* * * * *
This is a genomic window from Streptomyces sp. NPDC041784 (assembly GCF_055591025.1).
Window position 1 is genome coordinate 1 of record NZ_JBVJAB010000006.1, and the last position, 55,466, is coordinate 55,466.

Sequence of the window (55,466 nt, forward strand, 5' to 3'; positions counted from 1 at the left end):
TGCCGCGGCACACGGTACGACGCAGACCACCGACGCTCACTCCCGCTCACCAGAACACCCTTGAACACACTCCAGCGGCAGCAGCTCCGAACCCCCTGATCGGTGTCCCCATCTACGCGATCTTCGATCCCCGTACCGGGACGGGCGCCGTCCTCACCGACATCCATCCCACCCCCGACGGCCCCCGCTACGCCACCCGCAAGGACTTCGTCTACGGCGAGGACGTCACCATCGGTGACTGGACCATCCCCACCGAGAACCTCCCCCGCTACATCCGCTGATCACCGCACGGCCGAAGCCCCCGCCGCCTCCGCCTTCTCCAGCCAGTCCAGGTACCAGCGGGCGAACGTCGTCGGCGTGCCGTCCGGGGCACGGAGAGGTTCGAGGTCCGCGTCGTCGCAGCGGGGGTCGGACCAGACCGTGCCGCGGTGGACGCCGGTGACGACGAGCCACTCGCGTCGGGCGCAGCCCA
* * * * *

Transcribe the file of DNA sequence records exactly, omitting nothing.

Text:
This is a genomic window from Streptomyces sp. NPDC041784 (assembly GCF_055591025.1).
Window position 1 is genome coordinate 1 of record NZ_JBVJAB010000006.1, and the last position, 55,466, is coordinate 55,466.

Sequence of the window (55,466 nt, forward strand, 5' to 3'; positions counted from 1 at the left end):
TGCCGCGGCACACGGTACGACGCAGACCACCGACGCTCACTCCCGCTCACCAGAACACCCTTGAACACACTCCAGCGGCAGCAGCTCCGAACCCCCTGATCGGTGTCCCCATCTACGCGATCTTCGATCCCCGTACCGGGACGGGCGCCGTCCTCACCGACATCCATCCCACCCCCGACGGCCCCCGCTACGCCACCCGCAAGGACTTCGTCTACGGCGAGGACGTCACCATCGGTGACTGGACCATCCCCACCGAGAACCTCCCCCGCTACATCCGCTGATCACCGCACGGCCGAAGCCCCCGCCGCCTCCGCCTTCTCCAGCCAGTCCAGGTACCAGCGGGCGAACGTCGTCGGCGTGCCGTCCGGGGCACGGAGAGGTTCGAGGTCCGCGTCGTCGCAGCGGGGGTCGGACCAGACCGTGCCGCGGTGGACGCCGGTGACGACGAGCCACTCGCGTCGGGCGCAGCCCA